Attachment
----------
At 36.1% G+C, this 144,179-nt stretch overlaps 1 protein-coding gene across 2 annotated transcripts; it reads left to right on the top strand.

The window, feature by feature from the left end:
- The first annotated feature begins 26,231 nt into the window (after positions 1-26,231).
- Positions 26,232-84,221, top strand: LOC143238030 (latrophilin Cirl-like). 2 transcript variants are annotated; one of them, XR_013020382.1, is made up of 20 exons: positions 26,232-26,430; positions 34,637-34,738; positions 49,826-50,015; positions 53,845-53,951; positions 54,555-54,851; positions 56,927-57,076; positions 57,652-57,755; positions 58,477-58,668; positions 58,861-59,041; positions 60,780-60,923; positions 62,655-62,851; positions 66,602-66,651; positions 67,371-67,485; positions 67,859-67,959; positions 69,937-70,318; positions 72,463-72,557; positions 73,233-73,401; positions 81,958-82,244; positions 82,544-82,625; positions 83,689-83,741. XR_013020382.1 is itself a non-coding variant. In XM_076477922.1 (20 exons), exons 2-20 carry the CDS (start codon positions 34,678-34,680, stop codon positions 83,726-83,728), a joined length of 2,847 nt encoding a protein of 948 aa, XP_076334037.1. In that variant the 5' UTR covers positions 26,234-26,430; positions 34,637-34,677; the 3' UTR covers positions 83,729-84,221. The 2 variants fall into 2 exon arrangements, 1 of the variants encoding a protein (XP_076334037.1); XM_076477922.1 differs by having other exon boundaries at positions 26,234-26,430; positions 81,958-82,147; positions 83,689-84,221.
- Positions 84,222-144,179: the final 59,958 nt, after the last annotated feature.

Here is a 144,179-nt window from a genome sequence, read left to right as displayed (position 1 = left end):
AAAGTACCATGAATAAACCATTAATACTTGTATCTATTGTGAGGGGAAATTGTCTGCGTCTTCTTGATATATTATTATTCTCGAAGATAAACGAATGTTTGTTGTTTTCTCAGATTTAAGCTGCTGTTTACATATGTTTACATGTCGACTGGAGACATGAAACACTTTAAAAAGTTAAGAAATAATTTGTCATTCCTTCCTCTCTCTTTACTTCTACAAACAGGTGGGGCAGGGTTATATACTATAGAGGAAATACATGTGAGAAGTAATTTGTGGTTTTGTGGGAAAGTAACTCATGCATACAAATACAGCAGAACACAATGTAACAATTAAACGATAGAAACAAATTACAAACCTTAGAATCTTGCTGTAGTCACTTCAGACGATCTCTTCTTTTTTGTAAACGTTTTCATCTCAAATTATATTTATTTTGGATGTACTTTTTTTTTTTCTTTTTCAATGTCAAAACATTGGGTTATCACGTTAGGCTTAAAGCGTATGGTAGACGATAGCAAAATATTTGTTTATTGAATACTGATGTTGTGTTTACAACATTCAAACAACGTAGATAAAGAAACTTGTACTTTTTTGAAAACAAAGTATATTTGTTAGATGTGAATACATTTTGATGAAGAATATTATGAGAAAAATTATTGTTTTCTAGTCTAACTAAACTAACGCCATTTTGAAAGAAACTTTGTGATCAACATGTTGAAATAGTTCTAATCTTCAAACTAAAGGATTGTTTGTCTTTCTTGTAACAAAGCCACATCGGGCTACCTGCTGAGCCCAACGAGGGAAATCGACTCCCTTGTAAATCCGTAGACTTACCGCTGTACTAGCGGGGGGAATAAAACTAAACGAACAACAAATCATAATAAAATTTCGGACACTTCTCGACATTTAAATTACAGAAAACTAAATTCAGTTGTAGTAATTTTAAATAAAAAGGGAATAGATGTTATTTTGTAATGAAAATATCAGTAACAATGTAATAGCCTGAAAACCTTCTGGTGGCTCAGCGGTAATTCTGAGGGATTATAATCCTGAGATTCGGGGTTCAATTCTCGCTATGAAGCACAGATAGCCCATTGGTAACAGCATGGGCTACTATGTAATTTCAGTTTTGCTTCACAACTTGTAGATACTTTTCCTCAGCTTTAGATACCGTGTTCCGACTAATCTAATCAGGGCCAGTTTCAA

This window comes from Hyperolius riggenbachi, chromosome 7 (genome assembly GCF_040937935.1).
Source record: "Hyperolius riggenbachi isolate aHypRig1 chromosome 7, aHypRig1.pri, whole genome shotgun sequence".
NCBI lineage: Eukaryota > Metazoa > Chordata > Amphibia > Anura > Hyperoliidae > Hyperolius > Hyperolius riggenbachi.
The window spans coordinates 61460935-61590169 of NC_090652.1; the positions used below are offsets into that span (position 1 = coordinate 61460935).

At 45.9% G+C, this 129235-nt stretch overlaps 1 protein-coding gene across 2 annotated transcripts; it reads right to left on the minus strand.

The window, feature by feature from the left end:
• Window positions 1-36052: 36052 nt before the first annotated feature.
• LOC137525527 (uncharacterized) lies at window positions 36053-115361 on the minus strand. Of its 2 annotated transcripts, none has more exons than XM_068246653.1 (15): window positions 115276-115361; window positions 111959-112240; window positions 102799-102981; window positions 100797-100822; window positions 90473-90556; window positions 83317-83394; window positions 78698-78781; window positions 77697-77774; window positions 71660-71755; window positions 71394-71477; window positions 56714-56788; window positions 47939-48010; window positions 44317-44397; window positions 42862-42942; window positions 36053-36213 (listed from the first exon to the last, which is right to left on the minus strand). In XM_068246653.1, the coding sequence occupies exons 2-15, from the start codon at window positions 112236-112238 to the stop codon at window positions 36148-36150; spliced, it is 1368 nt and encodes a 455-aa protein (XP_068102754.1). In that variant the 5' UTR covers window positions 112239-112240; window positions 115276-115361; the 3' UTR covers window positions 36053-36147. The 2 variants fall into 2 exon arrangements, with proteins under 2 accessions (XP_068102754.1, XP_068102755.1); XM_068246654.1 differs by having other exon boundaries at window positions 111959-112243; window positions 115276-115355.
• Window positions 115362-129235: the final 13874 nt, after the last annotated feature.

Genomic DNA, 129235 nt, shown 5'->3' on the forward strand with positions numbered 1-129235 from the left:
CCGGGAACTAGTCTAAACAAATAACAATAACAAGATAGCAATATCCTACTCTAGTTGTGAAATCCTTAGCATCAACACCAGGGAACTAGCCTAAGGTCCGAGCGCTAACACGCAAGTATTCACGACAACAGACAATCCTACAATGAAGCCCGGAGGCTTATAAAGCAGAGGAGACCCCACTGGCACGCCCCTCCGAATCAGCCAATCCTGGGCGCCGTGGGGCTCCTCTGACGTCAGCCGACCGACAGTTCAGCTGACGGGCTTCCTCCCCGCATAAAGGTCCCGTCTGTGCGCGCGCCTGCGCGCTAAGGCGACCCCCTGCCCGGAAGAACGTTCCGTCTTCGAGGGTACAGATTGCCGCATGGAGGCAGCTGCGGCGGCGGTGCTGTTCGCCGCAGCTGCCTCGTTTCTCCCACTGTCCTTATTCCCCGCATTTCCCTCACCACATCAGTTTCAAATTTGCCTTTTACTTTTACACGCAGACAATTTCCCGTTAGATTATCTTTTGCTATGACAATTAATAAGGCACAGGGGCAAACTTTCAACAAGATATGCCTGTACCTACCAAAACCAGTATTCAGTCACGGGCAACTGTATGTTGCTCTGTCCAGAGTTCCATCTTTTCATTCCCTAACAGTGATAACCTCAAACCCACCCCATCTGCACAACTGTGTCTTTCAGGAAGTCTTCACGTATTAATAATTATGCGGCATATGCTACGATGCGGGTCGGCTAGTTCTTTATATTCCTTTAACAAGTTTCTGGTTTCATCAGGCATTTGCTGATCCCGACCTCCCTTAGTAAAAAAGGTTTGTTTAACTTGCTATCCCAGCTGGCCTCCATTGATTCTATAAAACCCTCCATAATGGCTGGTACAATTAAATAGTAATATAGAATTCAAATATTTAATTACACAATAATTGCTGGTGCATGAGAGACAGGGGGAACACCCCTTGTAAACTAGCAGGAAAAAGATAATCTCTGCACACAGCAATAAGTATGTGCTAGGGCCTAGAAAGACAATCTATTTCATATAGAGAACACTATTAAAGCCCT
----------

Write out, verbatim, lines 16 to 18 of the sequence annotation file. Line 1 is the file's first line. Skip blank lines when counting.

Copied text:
• Window positions 115362-129235: the final 13874 nt, after the last annotated feature.

Genomic DNA, 129235 nt, shown 5'->3' on the forward strand with positions numbered 1-129235 from the left:
CCGGGAACTAGTCTAAACAAATAACAATAACAAGATAGCAATATCCTACTCTAGTTGTGAAATCCTTAGCATCAACACCAGGGAACTAGCCTAAGGTCCGAGCGCTAACACGCAAGTATTCACGACAACAGACAATCCTACAATGAAGCCCGGAGGCTTATAAAGCAGAGGAGACCCCACTGGCACGCCCCTCCGAATCAGCCAATCCTGGGCGCCGTGGGGCTCCTCTGACGTCAGCCGACCGACAGTTCAGCTGACGGGCTTCCTCCCCGCATAAAGGTCCCGTCTGTGCGCGCGCCTGCGCGCTAAGGCGACCCCCTGCCCGGAAGAACGTTCCGTCTTCGAGGGTACAGATTGCCGCATGGAGGCAGCTGCGGCGGCGGTGCTGTTCGCCGCAGCTGCCTCGTTTCTCCCACTGTCCTTATTCCCCGCATTTCCCTCACCACATCAGTTTCAAATTTGCCTTTTACTTTTACACGCAGACAATTTCCCGTTAGATTATCTTTTGCTATGACAATTAATAAGGCACAGGGGCAAACTTTCAACAAGATATGCCTGTACCTACCAAAACCAGTATTCAGTCACGGGCAACTGTATGTTGCTCTGTCCAGAGTTCCATCTTTTCATTCCCTAACAGTGATAACCTCAAACCCACCCCATCTGCACAACTGTGTCTTTCAGGAAGTCTTCACGTATTAATAATTATGCGGCATATGCTACGATGCGGGTCGGCTAGTTCTTTATATTCCTTTAACAAGTTTCTGGTTTCATCAGGCATTTGCTGATCCCGACCTCCCTTAGTAAAAAAGGTTTGTTTAACTTGCTATCCCAGCTGGCCTCCATTGATTCTATAAAACCCTCCATAATGGCTGGTACAATTAAATAGTAATATAGAATTCAAATATTTAATTACACAATAATTGCTGGTGCATGAGAGACAGGGGGAACACCCCTTGTAAACTAGCAGGAAAAAGATAATCTCTGCACACAGCAATAAGTATGTGCTAGGGCCTAGAAAGACAATCTATTTCATATAGAGAACACTATTAAAGCCCT